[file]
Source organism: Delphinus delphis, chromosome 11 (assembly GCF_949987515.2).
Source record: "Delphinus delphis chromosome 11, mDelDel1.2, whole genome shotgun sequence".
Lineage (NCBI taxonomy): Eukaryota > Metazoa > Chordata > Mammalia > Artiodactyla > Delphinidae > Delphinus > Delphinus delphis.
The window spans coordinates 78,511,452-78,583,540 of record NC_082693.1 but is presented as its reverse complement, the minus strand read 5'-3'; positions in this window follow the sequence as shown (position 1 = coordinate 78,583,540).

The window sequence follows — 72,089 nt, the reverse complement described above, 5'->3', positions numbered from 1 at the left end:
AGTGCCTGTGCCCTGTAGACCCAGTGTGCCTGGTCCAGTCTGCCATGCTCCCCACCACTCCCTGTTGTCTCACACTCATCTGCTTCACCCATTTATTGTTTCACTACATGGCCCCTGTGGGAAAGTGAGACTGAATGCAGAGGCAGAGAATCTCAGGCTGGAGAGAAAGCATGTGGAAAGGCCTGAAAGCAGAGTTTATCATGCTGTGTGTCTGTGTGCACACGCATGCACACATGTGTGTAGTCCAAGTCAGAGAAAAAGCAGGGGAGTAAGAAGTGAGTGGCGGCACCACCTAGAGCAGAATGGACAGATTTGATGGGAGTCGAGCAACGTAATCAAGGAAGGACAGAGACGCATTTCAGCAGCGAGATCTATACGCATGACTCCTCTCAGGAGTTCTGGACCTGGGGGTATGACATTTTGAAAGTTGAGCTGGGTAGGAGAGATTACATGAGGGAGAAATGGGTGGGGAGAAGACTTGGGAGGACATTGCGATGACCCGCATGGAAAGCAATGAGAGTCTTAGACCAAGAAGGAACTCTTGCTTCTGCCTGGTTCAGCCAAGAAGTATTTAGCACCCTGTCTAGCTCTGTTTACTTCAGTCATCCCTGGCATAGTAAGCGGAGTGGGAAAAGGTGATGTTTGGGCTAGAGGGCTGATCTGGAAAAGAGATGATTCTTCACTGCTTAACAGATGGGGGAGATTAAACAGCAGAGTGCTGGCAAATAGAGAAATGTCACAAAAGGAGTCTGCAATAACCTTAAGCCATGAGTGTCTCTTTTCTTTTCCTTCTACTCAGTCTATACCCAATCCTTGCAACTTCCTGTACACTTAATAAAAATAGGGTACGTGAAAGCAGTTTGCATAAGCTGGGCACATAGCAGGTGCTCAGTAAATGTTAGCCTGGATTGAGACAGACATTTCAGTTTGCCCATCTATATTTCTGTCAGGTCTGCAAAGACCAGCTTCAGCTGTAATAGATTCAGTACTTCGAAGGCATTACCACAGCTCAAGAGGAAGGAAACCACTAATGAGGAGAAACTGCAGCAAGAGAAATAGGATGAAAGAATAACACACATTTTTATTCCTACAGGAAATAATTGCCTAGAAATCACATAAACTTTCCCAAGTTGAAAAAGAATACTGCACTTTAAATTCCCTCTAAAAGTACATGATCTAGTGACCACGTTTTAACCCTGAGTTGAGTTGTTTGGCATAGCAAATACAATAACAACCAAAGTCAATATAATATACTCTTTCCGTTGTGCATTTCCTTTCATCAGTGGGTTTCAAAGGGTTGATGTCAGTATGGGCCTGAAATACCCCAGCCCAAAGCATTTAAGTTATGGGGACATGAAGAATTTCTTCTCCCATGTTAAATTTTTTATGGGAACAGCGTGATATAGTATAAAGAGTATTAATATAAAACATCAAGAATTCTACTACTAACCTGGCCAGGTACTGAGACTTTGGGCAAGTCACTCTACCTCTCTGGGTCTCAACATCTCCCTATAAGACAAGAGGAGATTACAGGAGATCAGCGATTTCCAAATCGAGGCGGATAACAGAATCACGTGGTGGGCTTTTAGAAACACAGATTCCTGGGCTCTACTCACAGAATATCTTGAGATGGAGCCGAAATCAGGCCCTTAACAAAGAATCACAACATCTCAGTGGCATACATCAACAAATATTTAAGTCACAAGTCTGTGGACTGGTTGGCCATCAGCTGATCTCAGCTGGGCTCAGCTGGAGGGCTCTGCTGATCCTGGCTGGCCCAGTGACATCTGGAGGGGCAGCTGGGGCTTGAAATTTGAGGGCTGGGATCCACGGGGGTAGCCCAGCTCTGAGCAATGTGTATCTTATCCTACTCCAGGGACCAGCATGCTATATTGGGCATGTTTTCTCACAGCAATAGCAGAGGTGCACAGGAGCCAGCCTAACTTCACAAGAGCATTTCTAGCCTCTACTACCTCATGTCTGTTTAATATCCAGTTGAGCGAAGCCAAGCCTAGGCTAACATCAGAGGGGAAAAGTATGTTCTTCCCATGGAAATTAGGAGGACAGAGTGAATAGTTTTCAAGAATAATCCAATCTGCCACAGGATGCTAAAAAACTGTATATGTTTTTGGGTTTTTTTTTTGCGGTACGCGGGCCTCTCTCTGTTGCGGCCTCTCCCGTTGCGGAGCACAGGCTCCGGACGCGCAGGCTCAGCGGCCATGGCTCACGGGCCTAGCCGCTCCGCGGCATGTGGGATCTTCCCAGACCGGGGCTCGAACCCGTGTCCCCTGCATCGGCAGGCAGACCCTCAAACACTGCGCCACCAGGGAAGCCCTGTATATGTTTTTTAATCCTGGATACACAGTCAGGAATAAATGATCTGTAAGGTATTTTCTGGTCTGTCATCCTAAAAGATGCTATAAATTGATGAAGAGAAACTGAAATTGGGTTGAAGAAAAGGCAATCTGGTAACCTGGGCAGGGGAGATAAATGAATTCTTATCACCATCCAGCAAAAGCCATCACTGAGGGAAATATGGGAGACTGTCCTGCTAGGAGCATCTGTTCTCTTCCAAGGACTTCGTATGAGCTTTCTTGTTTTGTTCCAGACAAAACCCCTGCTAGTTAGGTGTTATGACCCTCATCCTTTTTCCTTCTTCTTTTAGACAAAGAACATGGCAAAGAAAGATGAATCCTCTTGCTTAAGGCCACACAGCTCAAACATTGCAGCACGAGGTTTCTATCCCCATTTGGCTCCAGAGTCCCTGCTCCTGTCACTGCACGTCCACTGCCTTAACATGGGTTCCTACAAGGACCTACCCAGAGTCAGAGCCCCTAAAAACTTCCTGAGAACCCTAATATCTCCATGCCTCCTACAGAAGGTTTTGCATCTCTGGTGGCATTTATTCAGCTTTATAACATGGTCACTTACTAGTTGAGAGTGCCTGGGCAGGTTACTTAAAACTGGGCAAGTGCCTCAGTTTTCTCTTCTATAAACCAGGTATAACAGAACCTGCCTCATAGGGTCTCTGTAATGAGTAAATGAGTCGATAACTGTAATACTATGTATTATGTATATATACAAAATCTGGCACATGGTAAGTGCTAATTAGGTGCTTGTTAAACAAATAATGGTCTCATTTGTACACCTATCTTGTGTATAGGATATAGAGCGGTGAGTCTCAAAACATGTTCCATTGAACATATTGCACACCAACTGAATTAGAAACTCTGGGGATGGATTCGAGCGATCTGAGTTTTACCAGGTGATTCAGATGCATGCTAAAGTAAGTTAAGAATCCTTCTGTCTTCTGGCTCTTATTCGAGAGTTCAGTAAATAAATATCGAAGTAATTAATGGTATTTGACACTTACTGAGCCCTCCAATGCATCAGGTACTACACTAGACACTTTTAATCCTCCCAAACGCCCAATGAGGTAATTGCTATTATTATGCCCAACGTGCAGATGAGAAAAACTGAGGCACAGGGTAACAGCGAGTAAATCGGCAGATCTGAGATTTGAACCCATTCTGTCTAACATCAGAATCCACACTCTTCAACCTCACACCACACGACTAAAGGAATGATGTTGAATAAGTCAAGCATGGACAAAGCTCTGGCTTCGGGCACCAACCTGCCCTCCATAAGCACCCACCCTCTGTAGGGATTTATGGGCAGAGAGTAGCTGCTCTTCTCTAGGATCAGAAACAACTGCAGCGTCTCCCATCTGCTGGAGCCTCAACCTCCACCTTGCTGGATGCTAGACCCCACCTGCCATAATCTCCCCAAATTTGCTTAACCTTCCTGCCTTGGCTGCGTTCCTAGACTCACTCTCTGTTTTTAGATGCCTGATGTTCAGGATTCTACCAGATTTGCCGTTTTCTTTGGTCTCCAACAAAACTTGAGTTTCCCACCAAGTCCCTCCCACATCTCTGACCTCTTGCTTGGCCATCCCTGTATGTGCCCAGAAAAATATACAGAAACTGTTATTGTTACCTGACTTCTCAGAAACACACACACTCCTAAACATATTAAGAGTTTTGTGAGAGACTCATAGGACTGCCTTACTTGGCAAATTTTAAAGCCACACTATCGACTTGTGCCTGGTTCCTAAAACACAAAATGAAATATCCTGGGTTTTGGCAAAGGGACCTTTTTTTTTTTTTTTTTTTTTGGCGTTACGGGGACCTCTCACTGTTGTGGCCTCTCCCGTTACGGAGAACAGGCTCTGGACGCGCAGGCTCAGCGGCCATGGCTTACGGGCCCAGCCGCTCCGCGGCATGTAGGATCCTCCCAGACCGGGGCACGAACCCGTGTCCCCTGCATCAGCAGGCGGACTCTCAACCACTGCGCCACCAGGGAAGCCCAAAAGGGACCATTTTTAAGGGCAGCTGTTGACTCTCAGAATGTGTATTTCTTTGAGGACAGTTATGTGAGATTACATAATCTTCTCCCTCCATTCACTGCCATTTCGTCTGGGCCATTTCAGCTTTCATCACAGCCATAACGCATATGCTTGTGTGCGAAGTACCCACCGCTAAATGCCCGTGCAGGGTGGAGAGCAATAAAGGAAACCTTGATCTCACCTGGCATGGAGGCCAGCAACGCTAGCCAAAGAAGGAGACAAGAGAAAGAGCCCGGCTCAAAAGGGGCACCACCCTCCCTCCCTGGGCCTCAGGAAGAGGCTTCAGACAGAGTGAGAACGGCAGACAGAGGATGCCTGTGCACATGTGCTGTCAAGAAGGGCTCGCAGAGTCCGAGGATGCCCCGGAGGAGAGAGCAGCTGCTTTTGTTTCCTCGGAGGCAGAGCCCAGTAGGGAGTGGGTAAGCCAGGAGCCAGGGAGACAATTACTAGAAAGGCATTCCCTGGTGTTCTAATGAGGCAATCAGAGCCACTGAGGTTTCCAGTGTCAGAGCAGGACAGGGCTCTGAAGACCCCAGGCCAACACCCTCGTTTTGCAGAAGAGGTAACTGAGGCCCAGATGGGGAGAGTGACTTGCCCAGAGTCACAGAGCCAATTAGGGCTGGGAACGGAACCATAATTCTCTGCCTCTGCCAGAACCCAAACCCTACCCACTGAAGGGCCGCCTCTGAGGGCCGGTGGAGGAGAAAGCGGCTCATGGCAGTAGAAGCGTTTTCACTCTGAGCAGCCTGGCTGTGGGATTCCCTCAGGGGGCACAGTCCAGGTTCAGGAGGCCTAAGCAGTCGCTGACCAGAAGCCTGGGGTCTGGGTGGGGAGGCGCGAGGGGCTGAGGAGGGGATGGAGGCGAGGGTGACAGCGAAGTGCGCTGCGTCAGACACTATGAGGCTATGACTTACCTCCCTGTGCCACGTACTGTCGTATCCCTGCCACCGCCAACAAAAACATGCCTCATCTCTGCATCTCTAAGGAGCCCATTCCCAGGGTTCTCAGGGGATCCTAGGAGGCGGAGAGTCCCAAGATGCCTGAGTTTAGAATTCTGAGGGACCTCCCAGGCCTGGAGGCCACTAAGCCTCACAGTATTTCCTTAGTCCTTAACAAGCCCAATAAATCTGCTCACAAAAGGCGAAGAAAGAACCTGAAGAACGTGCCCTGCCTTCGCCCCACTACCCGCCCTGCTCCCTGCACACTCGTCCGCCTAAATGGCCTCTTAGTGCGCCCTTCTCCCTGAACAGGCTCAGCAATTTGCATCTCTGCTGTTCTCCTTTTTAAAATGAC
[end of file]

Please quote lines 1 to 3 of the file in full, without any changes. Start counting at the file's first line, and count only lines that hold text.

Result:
Source organism: Delphinus delphis, chromosome 11 (assembly GCF_949987515.2).
Source record: "Delphinus delphis chromosome 11, mDelDel1.2, whole genome shotgun sequence".
Lineage (NCBI taxonomy): Eukaryota > Metazoa > Chordata > Mammalia > Artiodactyla > Delphinidae > Delphinus > Delphinus delphis.